Thursday, February 11, 2010

More Snow on the Prairie

I awoke this morning to find snow on the Prairie. It was a light, fluffy, wet snow. The kind of snow that makes a pretty picture for Christmas cards. It was so nice, that I decided I needed a snow day so I took the day off work. I may take another one tomorrow because the snow has not let up and it is expected to fall until the early hours on Friday morning. So far, DFW Airport – the official weather station for the Dallas-Fort Worth Metroplex – has recorded 9.4 inches of snow for today. That's a record one-day total for this area.

I took a couple of pictures of the snow on the Prairie – the fourth time this winter – and decided to go on a field trip to the Arbor Hills Nature Preserve for a change of scenery. Arbor Hills is a 200-acre park in the City of Plano with trails through upland forest, riparian forest, and blackland prairie features. Arbor Hills is an natural jewel in a city often maligned for its suburban sameness and manicured lawns.

Welcome signs describe the three primary landscape characteristics at Arbor Hills

A pavilion at the entrance to Arbor Hills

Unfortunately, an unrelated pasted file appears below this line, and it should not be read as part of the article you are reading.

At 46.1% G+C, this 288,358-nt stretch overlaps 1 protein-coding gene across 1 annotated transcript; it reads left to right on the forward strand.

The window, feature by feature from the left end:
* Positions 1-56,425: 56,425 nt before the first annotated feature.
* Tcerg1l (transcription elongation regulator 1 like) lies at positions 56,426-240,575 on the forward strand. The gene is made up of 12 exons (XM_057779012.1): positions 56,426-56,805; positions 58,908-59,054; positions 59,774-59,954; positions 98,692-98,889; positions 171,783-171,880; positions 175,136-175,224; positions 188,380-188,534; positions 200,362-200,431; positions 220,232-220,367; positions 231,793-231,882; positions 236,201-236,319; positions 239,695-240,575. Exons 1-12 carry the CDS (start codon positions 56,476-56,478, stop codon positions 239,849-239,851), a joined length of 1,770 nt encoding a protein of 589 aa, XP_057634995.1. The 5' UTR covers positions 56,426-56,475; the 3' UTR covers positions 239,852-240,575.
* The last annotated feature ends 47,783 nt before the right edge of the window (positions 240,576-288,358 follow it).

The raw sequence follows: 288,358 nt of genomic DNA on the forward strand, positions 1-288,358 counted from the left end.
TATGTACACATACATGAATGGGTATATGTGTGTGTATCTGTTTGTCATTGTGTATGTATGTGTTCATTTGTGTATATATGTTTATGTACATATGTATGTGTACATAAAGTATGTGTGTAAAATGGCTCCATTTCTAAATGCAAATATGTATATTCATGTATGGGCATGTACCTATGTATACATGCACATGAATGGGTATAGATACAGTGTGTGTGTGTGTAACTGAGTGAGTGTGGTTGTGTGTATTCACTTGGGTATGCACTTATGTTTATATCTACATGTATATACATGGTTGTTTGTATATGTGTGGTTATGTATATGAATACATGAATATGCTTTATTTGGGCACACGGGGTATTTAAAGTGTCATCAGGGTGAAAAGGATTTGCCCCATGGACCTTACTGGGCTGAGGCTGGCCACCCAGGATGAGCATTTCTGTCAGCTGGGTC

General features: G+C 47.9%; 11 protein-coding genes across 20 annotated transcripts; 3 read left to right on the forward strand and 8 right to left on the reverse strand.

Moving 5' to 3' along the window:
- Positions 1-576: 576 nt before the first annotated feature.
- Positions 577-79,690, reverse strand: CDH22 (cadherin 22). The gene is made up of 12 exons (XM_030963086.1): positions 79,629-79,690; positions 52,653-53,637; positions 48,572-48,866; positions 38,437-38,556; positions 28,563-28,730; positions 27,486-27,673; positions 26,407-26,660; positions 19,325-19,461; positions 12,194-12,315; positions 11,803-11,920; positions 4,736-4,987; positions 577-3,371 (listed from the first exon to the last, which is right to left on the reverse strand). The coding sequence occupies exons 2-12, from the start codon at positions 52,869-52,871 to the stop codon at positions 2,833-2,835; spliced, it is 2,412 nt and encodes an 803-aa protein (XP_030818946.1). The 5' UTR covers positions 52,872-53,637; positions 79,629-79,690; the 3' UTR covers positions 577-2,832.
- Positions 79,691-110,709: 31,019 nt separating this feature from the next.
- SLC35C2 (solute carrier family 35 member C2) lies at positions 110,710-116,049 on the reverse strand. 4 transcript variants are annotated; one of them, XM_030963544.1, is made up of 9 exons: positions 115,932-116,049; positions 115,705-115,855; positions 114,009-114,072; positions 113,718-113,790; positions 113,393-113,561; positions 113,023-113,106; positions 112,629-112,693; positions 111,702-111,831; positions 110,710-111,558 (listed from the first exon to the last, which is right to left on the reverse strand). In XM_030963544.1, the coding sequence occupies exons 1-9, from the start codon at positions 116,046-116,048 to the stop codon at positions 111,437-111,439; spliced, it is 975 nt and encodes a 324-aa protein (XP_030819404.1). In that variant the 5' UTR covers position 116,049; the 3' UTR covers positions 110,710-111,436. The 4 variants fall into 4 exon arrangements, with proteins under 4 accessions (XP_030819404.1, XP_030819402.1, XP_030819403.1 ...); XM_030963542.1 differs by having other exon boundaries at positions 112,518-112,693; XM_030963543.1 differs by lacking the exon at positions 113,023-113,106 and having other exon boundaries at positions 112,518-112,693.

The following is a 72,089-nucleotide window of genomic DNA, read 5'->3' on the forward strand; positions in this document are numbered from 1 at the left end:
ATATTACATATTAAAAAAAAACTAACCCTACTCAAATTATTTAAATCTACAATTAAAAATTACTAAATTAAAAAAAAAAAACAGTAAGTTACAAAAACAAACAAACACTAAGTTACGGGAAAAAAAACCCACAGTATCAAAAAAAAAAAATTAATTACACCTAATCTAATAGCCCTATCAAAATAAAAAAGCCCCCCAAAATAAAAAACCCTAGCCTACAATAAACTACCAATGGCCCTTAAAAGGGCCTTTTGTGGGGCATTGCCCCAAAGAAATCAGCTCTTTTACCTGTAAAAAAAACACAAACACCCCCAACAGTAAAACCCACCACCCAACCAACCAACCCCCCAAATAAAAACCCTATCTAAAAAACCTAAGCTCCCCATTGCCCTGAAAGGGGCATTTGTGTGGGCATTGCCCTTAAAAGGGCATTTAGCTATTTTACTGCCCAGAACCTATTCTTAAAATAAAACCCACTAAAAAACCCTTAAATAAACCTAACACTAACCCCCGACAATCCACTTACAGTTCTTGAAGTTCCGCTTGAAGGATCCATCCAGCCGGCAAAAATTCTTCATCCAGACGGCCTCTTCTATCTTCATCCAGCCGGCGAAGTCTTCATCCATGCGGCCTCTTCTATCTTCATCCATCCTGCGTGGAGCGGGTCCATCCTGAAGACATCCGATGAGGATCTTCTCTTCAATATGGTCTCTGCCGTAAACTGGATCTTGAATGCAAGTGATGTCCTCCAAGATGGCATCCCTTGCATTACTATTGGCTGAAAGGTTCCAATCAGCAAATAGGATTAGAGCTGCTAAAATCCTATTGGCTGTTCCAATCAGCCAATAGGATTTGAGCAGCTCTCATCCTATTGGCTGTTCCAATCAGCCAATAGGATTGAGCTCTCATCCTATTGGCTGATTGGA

A flock of Cedar Waxwings enjoyed the snow from the top of this group of trees.

A close up of the Cedar Waxwings

A snowy pathway

Approaching the Observation Tower

One of the views from the Observation Tower

Leaving the Observation Tower

Lichen and snow on a tree trunk

The bright red berries of Possumhaw Holly, Ilex decidua

The snow is pretty, but bring on Spring!

Thursday, February 4, 2010

Freeze Damage

The Prairie experienced about 36 consecutive hours of temperatures below freezing in early January. The freezing temperatures did some damage to my agaves and a few other plants. I think everything will pull through, but here is a look at some of the damage.

Above is an Agave americana that a neighbor gave me a couple of years ago. It looked so healthy and blue at Christmas. I need to take a walk and see how the mother plant handled the cold.

I received this agave as a door prize at a Native Plant Society meeting. It is supposed to be a cross between Agave americana and Agave scabra. I can't tell. It looks like Agave americana to me, however it seems to have a little more freeze damage than the Agave americana. The pups to the left are completely burned.

Poor little Agave parryi v. Truncata. Its roots were infested with fire ants all summer and then the winter cold damaged the leaves.
Note the Four Nerve Daisy, Hymenoxys scaposa, and Prairie Verbena, Verbena bipinnatifida, seedlings in the decomposed granite. DG seems to be a great medium for sprouting seeds. I use DG as a mulch around all of my agaves. 

This is an Opuntia prickly pear of some sort. The pads were all upright before the freeze. Now they are flopped over.

Finally, my toughest agave. This Agave neomexicana does not have a bit of freeze damage on its leaves.
I will know in a few months if any of the agaves will need to be replaced. If they do, I have a couple of Pale-Leaf Yucca, Yucca pallida, that are waiting to be planted.